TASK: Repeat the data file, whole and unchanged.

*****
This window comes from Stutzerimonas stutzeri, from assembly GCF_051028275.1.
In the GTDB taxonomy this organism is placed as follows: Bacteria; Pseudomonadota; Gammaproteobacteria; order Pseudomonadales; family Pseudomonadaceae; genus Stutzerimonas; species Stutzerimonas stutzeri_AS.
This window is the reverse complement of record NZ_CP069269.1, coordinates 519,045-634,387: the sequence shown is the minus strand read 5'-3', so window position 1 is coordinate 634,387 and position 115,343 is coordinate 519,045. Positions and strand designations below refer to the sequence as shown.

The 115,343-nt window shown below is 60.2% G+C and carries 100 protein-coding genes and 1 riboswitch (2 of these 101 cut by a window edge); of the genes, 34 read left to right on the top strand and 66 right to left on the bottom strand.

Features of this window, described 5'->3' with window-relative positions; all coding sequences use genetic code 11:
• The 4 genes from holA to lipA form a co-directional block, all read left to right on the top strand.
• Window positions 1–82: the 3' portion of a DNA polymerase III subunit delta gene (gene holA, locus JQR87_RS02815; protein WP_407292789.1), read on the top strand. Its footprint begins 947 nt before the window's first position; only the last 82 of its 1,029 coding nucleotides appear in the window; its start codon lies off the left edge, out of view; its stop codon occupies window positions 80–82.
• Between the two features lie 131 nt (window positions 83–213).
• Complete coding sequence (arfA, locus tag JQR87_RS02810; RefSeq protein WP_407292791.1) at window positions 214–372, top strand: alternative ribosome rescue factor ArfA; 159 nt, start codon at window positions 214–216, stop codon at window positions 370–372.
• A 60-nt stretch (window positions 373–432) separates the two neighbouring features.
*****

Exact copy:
This window comes from Stutzerimonas stutzeri, from assembly GCF_051028275.1.
In the GTDB taxonomy this organism is placed as follows: Bacteria; Pseudomonadota; Gammaproteobacteria; order Pseudomonadales; family Pseudomonadaceae; genus Stutzerimonas; species Stutzerimonas stutzeri_AS.
This window is the reverse complement of record NZ_CP069269.1, coordinates 519,045-634,387: the sequence shown is the minus strand read 5'-3', so window position 1 is coordinate 634,387 and position 115,343 is coordinate 519,045. Positions and strand designations below refer to the sequence as shown.

The 115,343-nt window shown below is 60.2% G+C and carries 100 protein-coding genes and 1 riboswitch (2 of these 101 cut by a window edge); of the genes, 34 read left to right on the top strand and 66 right to left on the bottom strand.

Features of this window, described 5'->3' with window-relative positions; all coding sequences use genetic code 11:
• The 4 genes from holA to lipA form a co-directional block, all read left to right on the top strand.
• Window positions 1–82: the 3' portion of a DNA polymerase III subunit delta gene (gene holA, locus JQR87_RS02815; protein WP_407292789.1), read on the top strand. Its footprint begins 947 nt before the window's first position; only the last 82 of its 1,029 coding nucleotides appear in the window; its start codon lies off the left edge, out of view; its stop codon occupies window positions 80–82.
• Between the two features lie 131 nt (window positions 83–213).
• Complete coding sequence (arfA, locus tag JQR87_RS02810; RefSeq protein WP_407292791.1) at window positions 214–372, top strand: alternative ribosome rescue factor ArfA; 159 nt, start codon at window positions 214–216, stop codon at window positions 370–372.
• A 60-nt stretch (window positions 373–432) separates the two neighbouring features.